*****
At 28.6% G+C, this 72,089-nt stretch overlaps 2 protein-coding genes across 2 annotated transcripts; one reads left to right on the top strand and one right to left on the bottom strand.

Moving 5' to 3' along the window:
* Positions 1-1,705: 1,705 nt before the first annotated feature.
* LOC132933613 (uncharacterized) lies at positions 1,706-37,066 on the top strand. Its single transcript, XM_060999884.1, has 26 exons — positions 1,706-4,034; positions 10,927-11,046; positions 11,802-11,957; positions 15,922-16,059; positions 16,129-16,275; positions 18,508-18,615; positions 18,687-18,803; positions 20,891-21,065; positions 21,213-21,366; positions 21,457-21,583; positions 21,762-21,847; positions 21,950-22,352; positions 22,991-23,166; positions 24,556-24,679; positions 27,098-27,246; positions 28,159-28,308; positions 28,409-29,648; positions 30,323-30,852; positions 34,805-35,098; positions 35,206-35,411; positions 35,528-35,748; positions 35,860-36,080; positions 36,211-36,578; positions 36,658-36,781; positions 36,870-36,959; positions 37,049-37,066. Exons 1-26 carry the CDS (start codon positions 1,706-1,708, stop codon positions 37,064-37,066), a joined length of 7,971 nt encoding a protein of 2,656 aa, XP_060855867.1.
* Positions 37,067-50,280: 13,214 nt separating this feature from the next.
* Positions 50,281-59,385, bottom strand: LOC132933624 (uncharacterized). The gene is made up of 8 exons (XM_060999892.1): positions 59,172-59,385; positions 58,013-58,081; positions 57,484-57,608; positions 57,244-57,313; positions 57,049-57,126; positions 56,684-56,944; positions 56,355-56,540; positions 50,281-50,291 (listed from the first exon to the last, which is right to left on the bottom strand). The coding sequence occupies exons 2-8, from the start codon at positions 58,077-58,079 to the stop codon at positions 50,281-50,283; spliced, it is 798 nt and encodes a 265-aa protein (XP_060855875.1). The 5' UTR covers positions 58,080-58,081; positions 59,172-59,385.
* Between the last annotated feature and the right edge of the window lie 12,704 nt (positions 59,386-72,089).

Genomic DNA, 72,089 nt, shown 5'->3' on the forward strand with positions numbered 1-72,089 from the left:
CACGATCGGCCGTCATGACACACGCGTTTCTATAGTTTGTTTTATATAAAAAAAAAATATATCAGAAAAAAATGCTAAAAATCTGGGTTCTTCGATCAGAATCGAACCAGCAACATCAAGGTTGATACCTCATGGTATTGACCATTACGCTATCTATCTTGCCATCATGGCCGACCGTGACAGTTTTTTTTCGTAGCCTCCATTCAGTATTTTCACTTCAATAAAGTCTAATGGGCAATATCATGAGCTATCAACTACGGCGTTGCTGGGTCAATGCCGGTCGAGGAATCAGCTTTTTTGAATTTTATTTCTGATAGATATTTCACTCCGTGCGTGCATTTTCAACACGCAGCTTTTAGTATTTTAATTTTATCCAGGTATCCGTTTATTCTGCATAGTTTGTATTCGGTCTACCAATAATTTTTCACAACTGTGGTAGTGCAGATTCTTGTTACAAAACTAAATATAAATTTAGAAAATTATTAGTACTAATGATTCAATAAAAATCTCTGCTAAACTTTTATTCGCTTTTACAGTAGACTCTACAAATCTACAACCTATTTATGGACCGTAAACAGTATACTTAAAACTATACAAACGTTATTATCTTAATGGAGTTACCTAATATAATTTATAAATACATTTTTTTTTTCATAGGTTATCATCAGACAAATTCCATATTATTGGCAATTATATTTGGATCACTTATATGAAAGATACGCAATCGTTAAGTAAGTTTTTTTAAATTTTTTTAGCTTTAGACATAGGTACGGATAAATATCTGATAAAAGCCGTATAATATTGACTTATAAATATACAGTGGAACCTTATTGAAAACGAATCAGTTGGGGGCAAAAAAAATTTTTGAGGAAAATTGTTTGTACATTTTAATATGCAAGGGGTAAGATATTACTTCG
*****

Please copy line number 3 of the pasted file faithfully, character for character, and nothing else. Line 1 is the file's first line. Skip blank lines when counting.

* Positions 1-1,705: 1,705 nt before the first annotated feature.